I have found a secret tunnel that runs underneath the phone companies and emerges in paradise

Calyx is a famous, heroic, radical ISP that has been involved in groundbreaking litigation -- they were the first company to ever get a secret Patriot Act warrant unsealed, fighting for 11 years to overturn the gag order.

Calyx is structured as a 501(c)3 nonprofit, meaning that they can accept donations and provide tax-receipts for them.

Here's where things get interesting!

In 2013, Sprint acquired a competitor called Clearwire in order to gain control of the company's wireless spectrum in order to launch Sprint's LTE/4G business. Now, that spectrum was originally allocated for educational purposes before being sublicensed to Clear, and it came with the requirement that non-profits get unlimited access at very low prices.

And Calyx, remember, is a nonprofit.

Calyx uses the wireless data service as a membership premium to help pay for their crypto and privacy supporting activities: to pay for multiple gigabit connections, data center space, etc.. to offer a whole array of free security and privacy services to the public including our LEAP based VPN, their encrypted instant messaging service, and their many Tor exit nodes.

The upshot? For $500, Calyx will send you a little wifi hotspot with a Sprint SIM in it that comes with a year's worth unlimited, anonymous, unshaped, unfiltered 4G/LTE bandwidth on Sprint's network. Unlimited as in, I downloaded 60GB with mine and it didn't break a sweat.

And it's a tax-deductible charitable donation.

Subsequent years are $400 (because you don't get another wifi gadget, just the service).

I've used mine in New York, Washington DC, New Orleans, Reno, Los Angeles, San Francisco, Kansas City, Boston, and Woods Hole, MA. I've had it for a couple months, and I find it lasts for 2-3 days on a single charge. I love being able to just open my laptop and go, without having to login to a hotel or airport wifi's bullshit authentication screen, and I've saved a ton on my phone's bandwidth charges by using the hotspot for network access on it.

I can't remember the last time I was this excited about network access. Every time I download a big file in the back of a cab, or while my flight is stuck on the tarmac, or when the hotel internet is saturated, I feel this delightful frisson like I'm getting away with something. Not every city has amazing Sprint reception (here's a coverage map), but there's been some connectivity everywhere I've been, and usually better than what I could get with my phone.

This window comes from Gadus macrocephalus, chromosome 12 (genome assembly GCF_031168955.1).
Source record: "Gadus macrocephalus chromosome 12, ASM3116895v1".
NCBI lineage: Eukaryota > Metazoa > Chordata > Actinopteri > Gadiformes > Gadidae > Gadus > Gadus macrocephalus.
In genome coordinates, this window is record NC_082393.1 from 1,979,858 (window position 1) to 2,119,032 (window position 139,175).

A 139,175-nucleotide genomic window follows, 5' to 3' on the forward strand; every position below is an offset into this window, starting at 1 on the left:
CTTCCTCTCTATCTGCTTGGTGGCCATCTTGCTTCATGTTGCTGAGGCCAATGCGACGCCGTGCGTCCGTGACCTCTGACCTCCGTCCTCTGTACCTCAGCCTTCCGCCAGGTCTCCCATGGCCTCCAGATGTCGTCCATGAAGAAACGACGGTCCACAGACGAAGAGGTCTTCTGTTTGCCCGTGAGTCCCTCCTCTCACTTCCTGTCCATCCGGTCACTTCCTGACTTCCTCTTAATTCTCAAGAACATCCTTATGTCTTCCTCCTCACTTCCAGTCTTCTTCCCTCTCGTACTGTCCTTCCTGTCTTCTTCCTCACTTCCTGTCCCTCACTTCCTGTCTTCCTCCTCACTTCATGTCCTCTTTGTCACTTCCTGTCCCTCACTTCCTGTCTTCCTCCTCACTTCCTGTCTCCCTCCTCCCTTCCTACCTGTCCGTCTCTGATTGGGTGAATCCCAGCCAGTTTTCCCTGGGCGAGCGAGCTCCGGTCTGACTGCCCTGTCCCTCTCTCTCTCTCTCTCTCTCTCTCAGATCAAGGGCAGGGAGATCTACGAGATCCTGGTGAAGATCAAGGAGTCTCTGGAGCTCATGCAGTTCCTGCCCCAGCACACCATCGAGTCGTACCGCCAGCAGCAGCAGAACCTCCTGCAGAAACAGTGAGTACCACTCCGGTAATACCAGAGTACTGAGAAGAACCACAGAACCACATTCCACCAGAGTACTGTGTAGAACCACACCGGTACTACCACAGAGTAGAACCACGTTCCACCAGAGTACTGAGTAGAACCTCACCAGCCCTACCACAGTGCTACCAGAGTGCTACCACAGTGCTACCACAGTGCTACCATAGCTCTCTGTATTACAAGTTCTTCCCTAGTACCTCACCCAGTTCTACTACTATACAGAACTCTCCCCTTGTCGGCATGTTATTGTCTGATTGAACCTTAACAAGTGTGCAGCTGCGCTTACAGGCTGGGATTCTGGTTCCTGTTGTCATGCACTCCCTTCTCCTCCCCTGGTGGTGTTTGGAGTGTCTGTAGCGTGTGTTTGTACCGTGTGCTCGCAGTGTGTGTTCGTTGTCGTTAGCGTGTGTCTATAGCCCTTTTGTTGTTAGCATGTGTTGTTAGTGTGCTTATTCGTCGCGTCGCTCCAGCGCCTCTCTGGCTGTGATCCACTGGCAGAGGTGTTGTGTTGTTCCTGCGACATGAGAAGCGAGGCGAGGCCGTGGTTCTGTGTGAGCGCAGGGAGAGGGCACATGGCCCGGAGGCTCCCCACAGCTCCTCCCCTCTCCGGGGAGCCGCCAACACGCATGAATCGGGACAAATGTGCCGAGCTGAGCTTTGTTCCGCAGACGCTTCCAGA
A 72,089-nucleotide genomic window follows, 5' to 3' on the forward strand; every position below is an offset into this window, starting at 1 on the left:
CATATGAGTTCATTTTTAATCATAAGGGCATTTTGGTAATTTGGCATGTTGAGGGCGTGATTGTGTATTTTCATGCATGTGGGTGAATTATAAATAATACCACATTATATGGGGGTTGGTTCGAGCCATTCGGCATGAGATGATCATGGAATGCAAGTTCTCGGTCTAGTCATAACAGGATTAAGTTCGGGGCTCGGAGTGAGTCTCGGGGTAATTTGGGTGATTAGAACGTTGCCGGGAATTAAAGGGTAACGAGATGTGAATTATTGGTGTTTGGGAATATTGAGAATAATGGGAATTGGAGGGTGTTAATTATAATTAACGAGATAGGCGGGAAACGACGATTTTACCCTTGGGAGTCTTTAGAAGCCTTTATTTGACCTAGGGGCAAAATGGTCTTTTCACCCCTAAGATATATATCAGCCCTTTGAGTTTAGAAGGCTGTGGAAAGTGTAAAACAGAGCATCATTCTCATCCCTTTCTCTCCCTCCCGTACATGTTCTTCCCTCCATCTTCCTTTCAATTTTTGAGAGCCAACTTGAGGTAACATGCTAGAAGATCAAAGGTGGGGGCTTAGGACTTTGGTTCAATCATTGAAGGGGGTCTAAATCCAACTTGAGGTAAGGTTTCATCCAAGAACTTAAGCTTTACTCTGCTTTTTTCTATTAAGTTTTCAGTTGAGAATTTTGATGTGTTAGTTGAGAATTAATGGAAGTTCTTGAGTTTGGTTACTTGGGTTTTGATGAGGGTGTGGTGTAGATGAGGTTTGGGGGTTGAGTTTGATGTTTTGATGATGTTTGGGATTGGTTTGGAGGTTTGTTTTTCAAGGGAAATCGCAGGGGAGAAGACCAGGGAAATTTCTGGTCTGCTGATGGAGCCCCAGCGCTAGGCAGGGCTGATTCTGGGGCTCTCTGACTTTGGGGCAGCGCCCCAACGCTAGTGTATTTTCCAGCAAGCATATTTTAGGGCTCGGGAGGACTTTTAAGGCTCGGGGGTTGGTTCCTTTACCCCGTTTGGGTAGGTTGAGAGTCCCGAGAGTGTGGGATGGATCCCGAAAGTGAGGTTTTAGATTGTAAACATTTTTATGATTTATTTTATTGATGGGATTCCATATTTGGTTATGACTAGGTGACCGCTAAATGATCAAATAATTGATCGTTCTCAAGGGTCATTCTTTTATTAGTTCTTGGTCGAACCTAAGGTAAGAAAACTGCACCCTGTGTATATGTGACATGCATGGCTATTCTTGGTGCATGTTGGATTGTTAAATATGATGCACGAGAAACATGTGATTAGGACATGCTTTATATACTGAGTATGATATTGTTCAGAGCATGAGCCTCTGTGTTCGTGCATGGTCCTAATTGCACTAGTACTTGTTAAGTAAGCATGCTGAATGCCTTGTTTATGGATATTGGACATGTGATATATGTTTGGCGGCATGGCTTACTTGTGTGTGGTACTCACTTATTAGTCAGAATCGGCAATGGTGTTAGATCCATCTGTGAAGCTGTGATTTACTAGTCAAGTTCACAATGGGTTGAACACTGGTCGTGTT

Plus, I get to support Calyx, who are on the side of the angels and making the world better in every way.

Become a member of The Calyx Institute [Calyx Institute]

Notable Replies

  1. You can deduct from your taxes only the difference between that $400 and the reasonable value of the internet service. Figuring out that value would be tricky, but you can't claim that it's zero and survive an audit.

  2. Bookmarked for action this evening :thumbsup:

  3. Yes, donations in kind are not tax deductible. That includes school tuitions, and buying paintings of yourself at charity auctions...

    Still sound interesting, though...

  4. Word.

    One of the places that I worked as a bartender (during the 1980s) counted drinks served to diners as part of my tip allowance. The servers never tipped me for drinks that they served even though the company declared eight percent of those drink totals as tips to the IRS. I got audited five years after I left this job, and I had to pay back taxes and penalties for the five years even though I kept a tip diary.

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